We slept well and didn't start to stir until mid-morning on Saturday. Our neighbor in the anchorage had left. The sky was still completely clear, the wind still calm, and the air temperature was warming up nicely. We made coffee and bummed around on the boat for a while.
The coffee press is smaller than its outside diameter would imply, since it's a double-walled vacuum thermos. This replaced my old glass press, and while I don't really care about hot coffee, I'm certain that this one won't get shattered if it were to topple over from an errant boat wake. Even though it takes forever to make a pot of coffee with our 8 BTU stove and even though the process produces several things that we have to "wash" with our scant fresh water supply, a good cup o' joe at anchor is one of the finer things in life.
I took a quick swim, and then Jen prepped the cabin for sailing while I tended to the sails and deck. By 1230, there were brief periods of sailable wind, so we took the opportunity to sail off the anchor without using the motor. This always feels salty as hell, although as soon as we got the anchor up the wind died and whatever momentum we had pushed us into the marsh at crawling speed. I wound up using the engine after all, just to get us out of the cove.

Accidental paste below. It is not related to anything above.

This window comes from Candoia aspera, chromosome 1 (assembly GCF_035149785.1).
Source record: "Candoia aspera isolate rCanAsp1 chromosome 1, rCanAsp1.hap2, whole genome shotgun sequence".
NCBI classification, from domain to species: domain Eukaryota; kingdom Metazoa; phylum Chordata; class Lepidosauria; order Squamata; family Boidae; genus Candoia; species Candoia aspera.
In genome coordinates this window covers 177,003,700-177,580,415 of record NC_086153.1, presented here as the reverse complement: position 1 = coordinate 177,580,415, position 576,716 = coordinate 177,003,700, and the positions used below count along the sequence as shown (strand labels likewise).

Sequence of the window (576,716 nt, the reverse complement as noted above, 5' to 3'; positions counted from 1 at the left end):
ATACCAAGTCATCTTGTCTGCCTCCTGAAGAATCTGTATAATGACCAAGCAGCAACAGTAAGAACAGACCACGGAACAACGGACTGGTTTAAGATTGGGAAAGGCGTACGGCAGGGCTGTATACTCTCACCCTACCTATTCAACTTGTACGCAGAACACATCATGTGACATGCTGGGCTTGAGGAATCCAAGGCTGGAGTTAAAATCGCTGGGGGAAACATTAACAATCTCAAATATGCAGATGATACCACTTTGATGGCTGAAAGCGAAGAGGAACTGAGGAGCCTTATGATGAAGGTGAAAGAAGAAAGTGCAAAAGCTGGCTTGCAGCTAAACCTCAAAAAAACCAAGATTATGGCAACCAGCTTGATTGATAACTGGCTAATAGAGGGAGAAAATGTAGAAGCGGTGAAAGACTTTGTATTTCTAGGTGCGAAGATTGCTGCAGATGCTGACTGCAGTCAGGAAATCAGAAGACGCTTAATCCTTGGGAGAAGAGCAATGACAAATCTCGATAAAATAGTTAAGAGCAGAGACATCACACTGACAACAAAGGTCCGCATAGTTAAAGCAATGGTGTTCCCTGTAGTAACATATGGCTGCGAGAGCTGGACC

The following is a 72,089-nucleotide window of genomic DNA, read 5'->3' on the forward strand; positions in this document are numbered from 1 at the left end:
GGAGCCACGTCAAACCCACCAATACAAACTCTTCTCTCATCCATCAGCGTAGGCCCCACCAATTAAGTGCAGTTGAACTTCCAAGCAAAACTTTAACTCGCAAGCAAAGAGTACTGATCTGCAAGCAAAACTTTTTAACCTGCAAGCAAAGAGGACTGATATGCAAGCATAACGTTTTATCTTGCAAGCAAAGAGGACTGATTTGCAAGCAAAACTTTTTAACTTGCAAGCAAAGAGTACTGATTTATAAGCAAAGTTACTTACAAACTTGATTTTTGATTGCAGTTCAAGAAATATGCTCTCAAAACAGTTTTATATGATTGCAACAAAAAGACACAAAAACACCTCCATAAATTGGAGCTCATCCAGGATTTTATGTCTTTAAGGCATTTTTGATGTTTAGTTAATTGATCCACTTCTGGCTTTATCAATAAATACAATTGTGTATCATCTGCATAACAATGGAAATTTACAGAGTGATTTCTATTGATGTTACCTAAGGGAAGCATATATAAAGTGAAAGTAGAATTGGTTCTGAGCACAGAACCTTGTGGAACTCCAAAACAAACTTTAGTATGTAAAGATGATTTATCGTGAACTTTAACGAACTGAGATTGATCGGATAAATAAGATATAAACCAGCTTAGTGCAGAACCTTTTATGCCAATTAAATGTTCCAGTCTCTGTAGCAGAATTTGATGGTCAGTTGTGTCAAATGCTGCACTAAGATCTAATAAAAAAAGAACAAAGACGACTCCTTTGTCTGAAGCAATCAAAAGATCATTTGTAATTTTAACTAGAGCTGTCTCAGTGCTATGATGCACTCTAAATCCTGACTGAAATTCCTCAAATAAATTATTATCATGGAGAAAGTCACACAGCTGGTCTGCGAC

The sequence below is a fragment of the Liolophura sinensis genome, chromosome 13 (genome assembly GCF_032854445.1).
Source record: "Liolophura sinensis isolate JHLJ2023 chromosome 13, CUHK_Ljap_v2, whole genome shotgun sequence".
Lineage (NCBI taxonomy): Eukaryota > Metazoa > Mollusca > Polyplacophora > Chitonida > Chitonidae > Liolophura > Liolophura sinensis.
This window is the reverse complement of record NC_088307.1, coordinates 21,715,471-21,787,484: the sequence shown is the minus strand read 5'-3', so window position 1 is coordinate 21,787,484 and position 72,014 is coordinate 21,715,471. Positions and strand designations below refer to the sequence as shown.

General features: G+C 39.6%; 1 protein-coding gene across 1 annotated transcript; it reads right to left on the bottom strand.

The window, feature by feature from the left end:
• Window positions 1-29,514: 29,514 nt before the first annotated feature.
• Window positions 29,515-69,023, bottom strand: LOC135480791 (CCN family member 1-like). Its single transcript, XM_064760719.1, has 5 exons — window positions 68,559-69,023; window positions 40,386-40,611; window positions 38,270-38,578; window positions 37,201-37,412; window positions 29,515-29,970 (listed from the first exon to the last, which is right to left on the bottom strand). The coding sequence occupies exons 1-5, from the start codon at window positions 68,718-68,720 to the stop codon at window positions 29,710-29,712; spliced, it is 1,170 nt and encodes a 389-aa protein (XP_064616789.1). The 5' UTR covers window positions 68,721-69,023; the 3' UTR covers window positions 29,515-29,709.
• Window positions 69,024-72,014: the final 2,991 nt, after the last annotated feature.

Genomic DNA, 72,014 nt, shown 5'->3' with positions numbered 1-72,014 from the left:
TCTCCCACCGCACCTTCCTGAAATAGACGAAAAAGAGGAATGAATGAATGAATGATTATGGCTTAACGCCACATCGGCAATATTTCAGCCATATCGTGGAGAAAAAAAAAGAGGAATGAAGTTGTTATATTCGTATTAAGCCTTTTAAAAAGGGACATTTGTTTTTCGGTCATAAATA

We bobbed around for a bit, but then the wind filled in to a steady 15kts and soon we were shortening the jib to beat south more comfortably.
At some point, we got passed by a crazy-fast Melges 24. I don't think we'll appear on their Wall of Shame because we should get passed by a Melges 24, but it was cool to see them go. They were pointing at what seemed like 20° higher than us, then came around and set a spinnaker for a wild ride back.
We also dueled with a motorsailer ketch all day. As soon as we got going we were on starboard tack, trying to get away from shore, and they were on a collission course on port, beating south. We made them bare off (or rather, we stood on, as per the rules of navigation). I had forgotten about them, but later, when we rounded BB and started to head home, they were right behind us and did the same. I think they had been following us all the way down but were unable to pass us. I headed off onto a broad reach, unfurled the jib all the way and forgot about them again as they went nearly dead downwind, but when we jibed to head back toward Trixie's, there they were again, and this time with rights. Instead of going behind them, I jibed the main, went wing and wing, and actually accelerated away from them. I don't know how that was possible since they probably had double our waterline, but that's what happened, and we cut them off later with room to spare. I'm not calling Wall of Shame on this one either though. Back when my brother and I used to play NHL '94, we would occasionally match up Ottawa vs. Anaheim, arguably the two worst teams in the game, which we called "Battle of the Sucks," and that is how I would describe this ramshackle race (which we won).
After sailing, we went over to Cedar Creek and hung out with the Windjammers Sailing Club for our annual pig roast. We suck at camaraderie, and mostly went on and on about the rocket ship and its moon dust mission, but we had a good time. The evening was capped off by a sunset befitting the cover of a Yacht Rock compilation.
It's incredible how different one weekend can be from another. I realize that they can't all be skyrockets in flight, but we're looking forward to other forms of [nautical] delight as we slip into autumn.